I left Osho at the railway station as I had plans to stay for two more days in Delhi, which Osho had endorsed, and went with Bachchanji to his residence. On the way he suggested, “There should be an organization near Osho to spread his thoughts. He has put his hand on the right pulse of India. When he speaks, there are ripples of energy coming out from him. I am very much impressed by him. You are close to such a great man; you should make the best use of it. Why not write an introductory book on him, such as an introduction to his thoughts?
“Osho should initiate people; I am engaged until October, but later, whenever he is at Jabalpur for a week or so, please inform me, I want to come. I would like to be with him as long as he may allow.”
I asked Bachchanji, “Whatever you have told me, you can write that directly to him.”
He replied, “I have presented my book to him. If he writes after seeing it, then I will certainly write.”
Back in Jabalpur – Osho’s letter to Bachchan
Upon return to Jabalpur, I told Osho about the conversation and Osho wrote a beautiful letter to Bachchanji. I also wrote, informing Bachchanji that Osho would be in Jabalpur between October 7-12 and 19-26, where he could join. Before those dates, Bachchanji slipped in his bathroom and sustained an injury and could not come.
This is the letter Osho wrote to Bachchanji in Hindi on September 8, 1969 from his residence at Kamla Nehru Nagar, Jabalpur:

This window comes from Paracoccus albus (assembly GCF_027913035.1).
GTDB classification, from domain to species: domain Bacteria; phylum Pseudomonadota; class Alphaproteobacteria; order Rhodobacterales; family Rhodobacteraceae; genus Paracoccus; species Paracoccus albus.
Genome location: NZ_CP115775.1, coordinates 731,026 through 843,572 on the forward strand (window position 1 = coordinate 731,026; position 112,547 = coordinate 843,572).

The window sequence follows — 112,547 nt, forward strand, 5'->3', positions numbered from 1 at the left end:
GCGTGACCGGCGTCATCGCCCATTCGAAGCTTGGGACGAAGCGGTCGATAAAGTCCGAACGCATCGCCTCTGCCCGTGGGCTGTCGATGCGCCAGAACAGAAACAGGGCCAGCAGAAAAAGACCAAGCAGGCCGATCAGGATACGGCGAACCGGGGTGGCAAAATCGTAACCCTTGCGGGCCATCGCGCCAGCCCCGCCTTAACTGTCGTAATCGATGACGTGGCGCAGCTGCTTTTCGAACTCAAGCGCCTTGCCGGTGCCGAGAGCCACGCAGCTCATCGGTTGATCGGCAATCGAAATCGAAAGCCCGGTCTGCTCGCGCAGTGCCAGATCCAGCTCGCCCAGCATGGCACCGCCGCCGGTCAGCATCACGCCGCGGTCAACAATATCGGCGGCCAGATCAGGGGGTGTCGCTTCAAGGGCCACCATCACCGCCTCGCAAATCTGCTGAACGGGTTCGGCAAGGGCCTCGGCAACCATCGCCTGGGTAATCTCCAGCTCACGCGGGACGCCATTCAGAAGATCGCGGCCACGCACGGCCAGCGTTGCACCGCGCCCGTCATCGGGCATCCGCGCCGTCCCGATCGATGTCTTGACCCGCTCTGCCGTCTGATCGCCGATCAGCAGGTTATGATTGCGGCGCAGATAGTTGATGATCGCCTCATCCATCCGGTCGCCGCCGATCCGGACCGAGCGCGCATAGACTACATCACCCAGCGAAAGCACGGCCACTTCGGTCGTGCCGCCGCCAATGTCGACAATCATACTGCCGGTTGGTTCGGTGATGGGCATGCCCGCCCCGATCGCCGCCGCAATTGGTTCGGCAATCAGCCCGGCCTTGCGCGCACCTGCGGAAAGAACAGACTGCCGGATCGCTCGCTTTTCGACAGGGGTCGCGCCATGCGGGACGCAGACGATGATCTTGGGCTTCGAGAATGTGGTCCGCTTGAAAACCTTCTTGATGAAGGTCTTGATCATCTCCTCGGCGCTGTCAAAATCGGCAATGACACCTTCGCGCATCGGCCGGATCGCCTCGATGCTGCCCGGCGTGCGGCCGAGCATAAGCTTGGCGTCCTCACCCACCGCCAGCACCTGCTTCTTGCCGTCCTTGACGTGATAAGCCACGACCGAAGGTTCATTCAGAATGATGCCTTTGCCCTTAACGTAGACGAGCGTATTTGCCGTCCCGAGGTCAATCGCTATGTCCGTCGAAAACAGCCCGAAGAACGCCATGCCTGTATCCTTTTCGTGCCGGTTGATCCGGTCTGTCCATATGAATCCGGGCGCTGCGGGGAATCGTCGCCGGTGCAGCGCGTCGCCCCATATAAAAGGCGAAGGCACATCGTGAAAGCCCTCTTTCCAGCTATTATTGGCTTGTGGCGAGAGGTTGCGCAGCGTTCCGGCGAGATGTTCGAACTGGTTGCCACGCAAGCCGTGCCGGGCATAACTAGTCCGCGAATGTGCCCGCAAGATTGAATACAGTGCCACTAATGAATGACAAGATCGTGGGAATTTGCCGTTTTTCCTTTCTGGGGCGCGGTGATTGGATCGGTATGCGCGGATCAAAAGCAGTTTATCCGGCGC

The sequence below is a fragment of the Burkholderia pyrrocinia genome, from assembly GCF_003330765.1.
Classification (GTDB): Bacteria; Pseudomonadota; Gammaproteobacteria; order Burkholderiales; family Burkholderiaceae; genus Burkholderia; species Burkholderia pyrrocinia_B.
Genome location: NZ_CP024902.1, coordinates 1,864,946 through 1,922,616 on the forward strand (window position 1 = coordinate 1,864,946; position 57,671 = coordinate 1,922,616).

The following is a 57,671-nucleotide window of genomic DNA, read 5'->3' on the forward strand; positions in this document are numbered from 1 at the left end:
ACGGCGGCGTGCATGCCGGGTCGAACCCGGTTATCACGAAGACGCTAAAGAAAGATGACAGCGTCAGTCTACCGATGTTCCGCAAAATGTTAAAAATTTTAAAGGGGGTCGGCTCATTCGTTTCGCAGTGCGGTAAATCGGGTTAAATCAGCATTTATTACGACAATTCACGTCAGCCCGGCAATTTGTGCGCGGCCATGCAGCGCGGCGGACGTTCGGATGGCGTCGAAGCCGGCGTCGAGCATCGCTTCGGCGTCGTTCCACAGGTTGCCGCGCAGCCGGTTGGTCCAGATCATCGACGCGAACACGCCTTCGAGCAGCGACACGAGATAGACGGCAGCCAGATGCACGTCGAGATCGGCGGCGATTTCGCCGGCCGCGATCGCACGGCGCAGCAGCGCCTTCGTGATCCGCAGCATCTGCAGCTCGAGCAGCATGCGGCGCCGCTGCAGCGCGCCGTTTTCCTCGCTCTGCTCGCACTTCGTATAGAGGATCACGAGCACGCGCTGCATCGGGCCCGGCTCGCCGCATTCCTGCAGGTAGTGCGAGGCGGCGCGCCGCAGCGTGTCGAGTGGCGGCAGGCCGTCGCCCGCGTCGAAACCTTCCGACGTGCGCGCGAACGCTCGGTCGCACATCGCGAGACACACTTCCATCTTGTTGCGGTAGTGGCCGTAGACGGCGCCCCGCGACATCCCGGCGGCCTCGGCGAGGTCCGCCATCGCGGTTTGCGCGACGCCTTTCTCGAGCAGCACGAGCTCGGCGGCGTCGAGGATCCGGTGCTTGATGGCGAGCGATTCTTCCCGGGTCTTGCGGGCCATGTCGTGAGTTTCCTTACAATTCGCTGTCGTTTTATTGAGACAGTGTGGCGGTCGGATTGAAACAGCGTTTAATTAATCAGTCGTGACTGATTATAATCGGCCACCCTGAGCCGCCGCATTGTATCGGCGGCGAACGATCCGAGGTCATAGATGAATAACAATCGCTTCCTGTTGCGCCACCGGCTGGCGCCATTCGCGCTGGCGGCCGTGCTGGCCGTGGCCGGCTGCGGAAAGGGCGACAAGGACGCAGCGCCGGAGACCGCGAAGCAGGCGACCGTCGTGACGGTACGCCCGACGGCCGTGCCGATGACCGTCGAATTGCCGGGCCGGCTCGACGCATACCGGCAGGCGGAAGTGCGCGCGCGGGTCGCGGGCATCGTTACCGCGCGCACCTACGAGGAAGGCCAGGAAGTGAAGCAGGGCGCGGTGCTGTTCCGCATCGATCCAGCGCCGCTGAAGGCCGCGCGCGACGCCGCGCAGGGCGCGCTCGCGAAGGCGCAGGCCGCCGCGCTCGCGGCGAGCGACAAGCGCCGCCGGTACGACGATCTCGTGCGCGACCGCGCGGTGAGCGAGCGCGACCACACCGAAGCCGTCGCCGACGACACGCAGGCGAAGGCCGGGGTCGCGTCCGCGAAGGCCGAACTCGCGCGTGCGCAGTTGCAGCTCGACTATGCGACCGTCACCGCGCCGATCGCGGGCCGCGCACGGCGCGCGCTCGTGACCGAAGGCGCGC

My beloved one,
Where does it happen that two persons meet?
At least on this earth, it does not happen, isn’t it?
Dialogue seems to be impossible here.
But sometimes the impossible also happens.
That day, this is what happened.
Having met you,
I felt that meeting could also happen,
And dialogue too,
And even without words.
And your tears gave the answers.
I am very grateful for those tears.
Such resonance happens only once in a while.
I have gone through ‘Madhushala’.
Again and again I have gone through it.
If I could sing,
Then what I would have sung is what is sung in it.
Only such a sannyas
that can accept the world also happily,
I call sannyas.
Aren’t really the world and ‘moksha’ one and the same?
In ignorance, there is duality.
In knowing, there is but only one!
Ah! Is that worth calling a religion
That cannot sing the song of love
And cannot dance in joy?
– Rajneesh Ke Pranam
Shiv says that you are to come over here.
Do come soon.
Time has no certainty.
See, the morning has happened,
The sun has arisen,
And now it is not very long that it will set!
¹ Footnote: Madhushala (Hindi: मधुशाला) (The Tavern/The House of Wine) is a book of 135 ‘quatrains’ – verses of four lines (Ruba’i) by Hindi poet and writer Harivansh Rai Bachchan (1907–2003). The highly metaphorical work is still celebrated for its deeply Sufi incantations and philosophical undertones and is an important work in the Chhayavaad (Neo-romanticism) literary movement of early 20th century Hindi literature.
Osho’s last public talk (on his third visit to Ludhiana)
Note by the photo editor: The images might not correspond to the exact events and times described in the article
Ageh Bharti is a regular contributor